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Jakarta Post

Judicial graft dents faith in rule of law

  • Margareth S. Aritonang and Ina Parlina

    The Jakarta Post

Jakarta   /   Sat, June 1, 2013   /  11:52 am

Fifteen years into the reform era, the public still have little faith in the rule of law in the country, according to a recent study.

The study, conducted by the Indonesian Legal Roundtable (ILR), found that on a scale of one to 10 the country only scored 4.5 when it came to law enforcement.

The biggest problem the country faces is judicial corruption. The study found the judiciary was perceived to be the most corrupt institution, leading to the perception that the rule of law is not being upheld.

Forty nine percent of the 1,220 respondents involved in the study, conducted in December last year, were convinced that Indonesian judges were involved in collusive practices as well as bribery.

Furthermore, 40 percent of the respondents did not trust judges'€™ rulings as they believed that judges were influenced by politicians, government officials and public figures. They were also convinced that collusive and corrupt practices marred the process of selecting judges.

'€œThis is the portrait of law enforcement in our country. The very low law-enforcement score and growing distrust in the judiciary has shown us that the authorities have failed to uphold the law here,'€ ILR executive director Todung Mulya Lubis said during the launch of the study, Indeks Persepsi Negara Hukum Indonesia 2012 (Indonesian Law Enforcement Perception Index 2012), in Jakarta on Friday.

The study examined the independence of judicial authorities, the process of lawmaking, the recognition and protection of human rights, and access to justice.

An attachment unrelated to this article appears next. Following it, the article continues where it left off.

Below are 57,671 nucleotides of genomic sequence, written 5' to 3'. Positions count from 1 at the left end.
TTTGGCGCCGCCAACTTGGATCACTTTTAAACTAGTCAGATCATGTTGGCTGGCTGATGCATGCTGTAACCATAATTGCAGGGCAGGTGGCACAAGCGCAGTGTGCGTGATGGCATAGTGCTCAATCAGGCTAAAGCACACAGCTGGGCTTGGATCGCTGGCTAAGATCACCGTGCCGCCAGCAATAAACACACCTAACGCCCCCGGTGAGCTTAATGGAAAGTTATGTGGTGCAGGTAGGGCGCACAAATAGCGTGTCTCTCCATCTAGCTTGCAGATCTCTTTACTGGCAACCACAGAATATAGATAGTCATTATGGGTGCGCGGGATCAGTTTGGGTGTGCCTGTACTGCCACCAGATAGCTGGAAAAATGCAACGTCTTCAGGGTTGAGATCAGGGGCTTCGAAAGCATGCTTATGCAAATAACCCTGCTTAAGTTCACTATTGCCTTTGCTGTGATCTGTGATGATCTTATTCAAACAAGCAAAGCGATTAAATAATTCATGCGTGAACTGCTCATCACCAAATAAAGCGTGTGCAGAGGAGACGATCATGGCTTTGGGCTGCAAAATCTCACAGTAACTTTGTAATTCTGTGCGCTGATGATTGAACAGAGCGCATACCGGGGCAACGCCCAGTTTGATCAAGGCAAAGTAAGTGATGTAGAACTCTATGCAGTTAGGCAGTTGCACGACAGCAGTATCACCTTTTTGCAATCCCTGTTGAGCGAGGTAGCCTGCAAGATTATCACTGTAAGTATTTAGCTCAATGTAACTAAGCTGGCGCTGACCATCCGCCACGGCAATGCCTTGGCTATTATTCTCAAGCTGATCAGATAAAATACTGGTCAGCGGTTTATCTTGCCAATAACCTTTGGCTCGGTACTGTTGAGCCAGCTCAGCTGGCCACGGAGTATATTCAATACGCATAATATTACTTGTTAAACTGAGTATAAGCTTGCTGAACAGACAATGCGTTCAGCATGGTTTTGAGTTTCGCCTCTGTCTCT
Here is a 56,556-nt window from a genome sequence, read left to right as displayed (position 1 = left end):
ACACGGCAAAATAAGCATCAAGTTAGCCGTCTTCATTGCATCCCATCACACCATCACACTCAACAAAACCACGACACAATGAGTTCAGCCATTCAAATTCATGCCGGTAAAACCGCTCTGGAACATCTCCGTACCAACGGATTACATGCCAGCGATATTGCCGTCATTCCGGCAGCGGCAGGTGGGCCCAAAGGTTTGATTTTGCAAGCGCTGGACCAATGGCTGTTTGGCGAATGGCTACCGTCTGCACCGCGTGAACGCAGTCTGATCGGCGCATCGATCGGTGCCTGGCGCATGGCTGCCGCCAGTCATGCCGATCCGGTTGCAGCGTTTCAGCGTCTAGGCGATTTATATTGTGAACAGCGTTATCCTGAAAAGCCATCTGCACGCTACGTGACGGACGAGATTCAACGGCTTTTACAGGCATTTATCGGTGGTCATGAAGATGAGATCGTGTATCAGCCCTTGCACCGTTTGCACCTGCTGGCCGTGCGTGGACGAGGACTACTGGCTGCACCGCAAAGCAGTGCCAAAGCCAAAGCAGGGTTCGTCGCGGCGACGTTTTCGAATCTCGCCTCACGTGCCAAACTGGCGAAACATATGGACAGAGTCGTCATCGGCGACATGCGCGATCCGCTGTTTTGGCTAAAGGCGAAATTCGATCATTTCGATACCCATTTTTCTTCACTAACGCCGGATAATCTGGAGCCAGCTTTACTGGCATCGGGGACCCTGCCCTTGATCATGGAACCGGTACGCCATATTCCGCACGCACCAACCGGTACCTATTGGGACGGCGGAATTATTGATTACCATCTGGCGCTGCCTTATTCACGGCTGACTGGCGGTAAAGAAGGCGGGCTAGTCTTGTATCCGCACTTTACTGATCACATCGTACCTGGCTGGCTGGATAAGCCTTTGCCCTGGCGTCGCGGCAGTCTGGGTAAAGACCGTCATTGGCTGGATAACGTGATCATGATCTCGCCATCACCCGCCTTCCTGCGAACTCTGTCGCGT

While the country continues to witness instances of intolerance and human rights abuse, the study found that the majority of respondents believed that the government guaranteed freedom of expression, of religion, and from torture. The score for human rights protection was 5.74, well above the score for access to lawmaking, which was 3.13.

Todung felt that such a perception was likely a legacy of the New Order regime when open discussion about ethnicity and religion was restricted.

'€œThis is why most Indonesians still perceive the country to be a tolerant place for religious minorities, when it is actually not,'€ he said.

Human rights watchdogs have recorded a number of cases of human rights violations against religious minorities in which the authorities have been involved.

The government, for instance, has failed to enforce a 2010 Supreme Court ruling that allowed the Indonesian Christian Church (GKI) Yasmin congregation to worship in their church in Bogor, West Java. Until now, members of the congregation are still barred from worshiping in their church by local government officials and hardliners.

The ILR study confirmed the findings of previous surveys. The Indonesian Survey Circle'€™s (LSI) survey, released last month, showed that only 29 percent of respondents said they were satisfied with the government'€™s performance in enforcing the law. The survey found that the dissatisfaction stemmed from rampant corruption involving government officials, unresolved social conflicts and the high level of impunity enjoyed by members of the National Police and the Military.

The survey concluded that the state had committed human rights violations against the people by allowing rampant corruption to prevail and by condoning the actions of vigilante groups. For the survey, the LSI interviewed 1,200 respondents as well as engaging with them in focus group discussions between April 1 and April 4.

Todung said he hoped the study would encourage authorities to gradually improve law enforcement in the country.

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